Not everyone who goes through trauma will fall into addiction, but most of those who do struggle with addiction have been through traumatic life experiences.
Dual diagnosis: PTSD and addiction
Dual diagnosis refers to the co-occurrence of a substance use disorder and a mental health disorder. In the case of trauma and addiction, this means that an individual is experiencing symptoms of both PTSD (post-traumatic stress disorder) and addiction to drugs, alcohol, or other substances.
PTSD is a treatable mental health disorder that can develop after a person experiences or witnesses a traumatic event.
Symptoms of PTSD can include:
- Avoiding certain places or people
- Negative changes in mood and thinking
Addiction is a “treatable, chronic medical disease involving complex interactions among brain circuits, genetics, the environment, and an individual’s life experiences.”
Addiction is considered a brain disease because drugs and addictive behaviours change the structure and function of the brain over time, leading to a loss of self-control and a strong urge to continue using drugs or engaging in the behaviour, even in the face of negative consequences.
American Addiction Centers report that those diagnosed with PTSD are three times more likely to abuse substances.
The co-occurrence of PTSD and addiction can be challenging to treat since both conditions can interact and exacerbate each other. For example, individuals with PTSD may turn to drugs or alcohol as a way to cope with the intense emotions and distressing memories associated with their trauma. Substance abuse can then worsen symptoms of PTSD, making it more difficult to manage.
Additionally, substance abuse can make it more difficult to treat PTSD effectively. Drugs and alcohol can interfere with the effectiveness of medications used to treat mental health disorders, such as antidepressants or antipsychotics. Substance abuse can also make it more difficult for individuals to engage in therapy or other forms of treatment.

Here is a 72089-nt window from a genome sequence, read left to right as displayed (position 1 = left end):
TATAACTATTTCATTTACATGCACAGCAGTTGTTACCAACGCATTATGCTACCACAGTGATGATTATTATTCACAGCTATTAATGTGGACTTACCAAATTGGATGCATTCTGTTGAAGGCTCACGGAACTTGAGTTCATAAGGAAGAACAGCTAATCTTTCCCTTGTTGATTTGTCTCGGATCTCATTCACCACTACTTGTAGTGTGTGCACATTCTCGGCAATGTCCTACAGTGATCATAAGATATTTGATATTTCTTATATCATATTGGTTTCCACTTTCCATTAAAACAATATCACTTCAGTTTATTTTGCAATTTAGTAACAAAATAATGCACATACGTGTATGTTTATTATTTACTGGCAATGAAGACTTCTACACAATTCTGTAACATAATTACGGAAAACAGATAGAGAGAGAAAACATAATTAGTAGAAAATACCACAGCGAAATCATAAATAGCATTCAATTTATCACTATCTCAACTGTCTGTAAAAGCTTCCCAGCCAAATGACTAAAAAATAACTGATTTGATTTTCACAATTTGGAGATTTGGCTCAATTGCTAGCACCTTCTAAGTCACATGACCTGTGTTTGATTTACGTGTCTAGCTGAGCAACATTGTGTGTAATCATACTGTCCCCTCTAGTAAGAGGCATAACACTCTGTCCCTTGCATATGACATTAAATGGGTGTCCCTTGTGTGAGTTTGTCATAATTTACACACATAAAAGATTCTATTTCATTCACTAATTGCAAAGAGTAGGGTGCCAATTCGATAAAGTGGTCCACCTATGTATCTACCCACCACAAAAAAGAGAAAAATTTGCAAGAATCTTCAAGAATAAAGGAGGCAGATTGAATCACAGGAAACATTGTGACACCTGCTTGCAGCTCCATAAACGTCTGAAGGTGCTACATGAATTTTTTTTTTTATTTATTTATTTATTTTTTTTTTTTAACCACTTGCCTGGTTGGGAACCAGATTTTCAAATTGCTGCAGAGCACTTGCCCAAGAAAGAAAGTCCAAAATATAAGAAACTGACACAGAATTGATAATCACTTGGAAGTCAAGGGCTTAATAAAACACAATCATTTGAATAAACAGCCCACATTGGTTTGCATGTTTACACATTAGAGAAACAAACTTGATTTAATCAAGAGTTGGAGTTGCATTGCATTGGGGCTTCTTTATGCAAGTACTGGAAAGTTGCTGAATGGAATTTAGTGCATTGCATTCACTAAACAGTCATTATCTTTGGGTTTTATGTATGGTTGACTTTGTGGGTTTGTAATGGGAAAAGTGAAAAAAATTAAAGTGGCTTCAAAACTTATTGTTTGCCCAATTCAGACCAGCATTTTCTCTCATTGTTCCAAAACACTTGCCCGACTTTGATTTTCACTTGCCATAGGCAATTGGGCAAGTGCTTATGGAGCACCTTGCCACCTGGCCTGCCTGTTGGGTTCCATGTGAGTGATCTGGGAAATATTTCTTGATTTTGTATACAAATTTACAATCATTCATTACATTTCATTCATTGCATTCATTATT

Treating addiction and trauma
Effective treatment for dual diagnosis of addiction and PTSD typically involves an integrated, holistic approach that addresses both conditions simultaneously.
This may include a combination of:
- Medication-assisted therapy
- Cognitive-behavioural therapy
- Dialectical-behavioural therapy
- Eye-movement desensitization and reprocessing (EMDR)
- Trauma-focused therapy
- Experiential therapies, including art therapy and equine therapy
- Support groups
It’s important to note that recovery from addiction and trauma is a journey, and everyone’s journey is unique. The road to recovery can be challenging, but it’s possible with the right support, treatment, and resources.
However, understanding the link between trauma and addiction can help individuals and their loved ones better understand the complexities of addiction and develop effective treatment strategies that can lead to a healthier and more fulfilling life.
Trauma-informed addiction treatment
Research has also shown that trauma-informed addiction treatment can effectively treat addiction in individuals who have experienced trauma. Trauma-informed addiction treatment is an approach that focuses on the impact of trauma on a person’s physical and emotional health, and psychological well-being.
This approach recognizes that many people who seek addiction treatment services have experienced trauma at some point in their lives and that this trauma needs to be addressed to aid recovery and significantly reduce the risk of relapse.
Trauma-informed addiction treatment acknowledges the link between trauma and addiction and seeks to create a safe and supportive environment that addresses the root causes of addiction to ensure long-lasting recovery.
Some final points
Trauma is subjective—everyone reacts to traumatic events and experiences differently, and what adversely affects one person may not affect another at all.
The symptoms of trauma can range from mild to severe, and may be short-lived or persist over several days, weeks, months or even years.
The link between trauma and addiction is well-established in research.
Substance abuse and addiction are common among those who have been through traumatic experiences.
Effective treatment for dual diagnosis of trauma and addiction requires an integrated, holistic approach that addresses both conditions simultaneously.
Recovery from trauma and addiction can be a long and challenging journey, but with the right support and resources, it is possible to heal and regain a sense of control over your life.
How can Camino Recovery help?
At Camino Recovery we believe that when you “resolve the trauma, you resolve the problem.”
All of our therapy is built on focusing on the individual’s past trauma and addressing that first.
We offer individualised treatment plans for our clients—all in our beautiful facility in Spain, with luxurious suites and breathtaking views.
Contact one of our specialists at Camino Recovery today to learn more about our treatment programs.